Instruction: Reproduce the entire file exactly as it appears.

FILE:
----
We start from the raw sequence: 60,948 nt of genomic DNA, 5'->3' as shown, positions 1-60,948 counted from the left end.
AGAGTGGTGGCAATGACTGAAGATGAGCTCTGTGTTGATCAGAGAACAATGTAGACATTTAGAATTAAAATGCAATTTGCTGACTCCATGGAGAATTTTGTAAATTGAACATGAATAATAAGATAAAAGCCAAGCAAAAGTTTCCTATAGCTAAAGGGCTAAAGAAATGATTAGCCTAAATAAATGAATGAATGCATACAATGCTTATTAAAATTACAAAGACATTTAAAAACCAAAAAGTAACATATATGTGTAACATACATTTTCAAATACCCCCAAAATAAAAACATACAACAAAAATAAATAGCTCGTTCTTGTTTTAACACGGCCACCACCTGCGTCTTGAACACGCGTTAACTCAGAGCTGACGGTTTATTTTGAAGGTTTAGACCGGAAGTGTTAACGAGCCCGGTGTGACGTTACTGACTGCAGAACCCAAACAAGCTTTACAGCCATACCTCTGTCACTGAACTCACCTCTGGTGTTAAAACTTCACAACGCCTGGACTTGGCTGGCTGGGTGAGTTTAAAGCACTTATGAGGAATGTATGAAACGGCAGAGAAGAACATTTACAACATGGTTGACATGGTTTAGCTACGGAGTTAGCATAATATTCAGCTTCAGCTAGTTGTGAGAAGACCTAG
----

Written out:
We start from the raw sequence: 60,948 nt of genomic DNA, 5'->3' as shown, positions 1-60,948 counted from the left end.
AGAGTGGTGGCAATGACTGAAGATGAGCTCTGTGTTGATCAGAGAACAATGTAGACATTTAGAATTAAAATGCAATTTGCTGACTCCATGGAGAATTTTGTAAATTGAACATGAATAATAAGATAAAAGCCAAGCAAAAGTTTCCTATAGCTAAAGGGCTAAAGAAATGATTAGCCTAAATAAATGAATGAATGCATACAATGCTTATTAAAATTACAAAGACATTTAAAAACCAAAAAGTAACATATATGTGTAACATACATTTTCAAATACCCCCAAAATAAAAACATACAACAAAAATAAATAGCTCGTTCTTGTTTTAACACGGCCACCACCTGCGTCTTGAACACGCGTTAACTCAGAGCTGACGGTTTATTTTGAAGGTTTAGACCGGAAGTGTTAACGAGCCCGGTGTGACGTTACTGACTGCAGAACCCAAACAAGCTTTACAGCCATACCTCTGTCACTGAACTCACCTCTGGTGTTAAAACTTCACAACGCCTGGACTTGGCTGGCTGGGTGAGTTTAAAGCACTTATGAGGAATGTATGAAACGGCAGAGAAGAACATTTACAACATGGTTGACATGGTTTAGCTACGGAGTTAGCATAATATTCAGCTTCAGCTAGTTGTGAGAAGACCTAG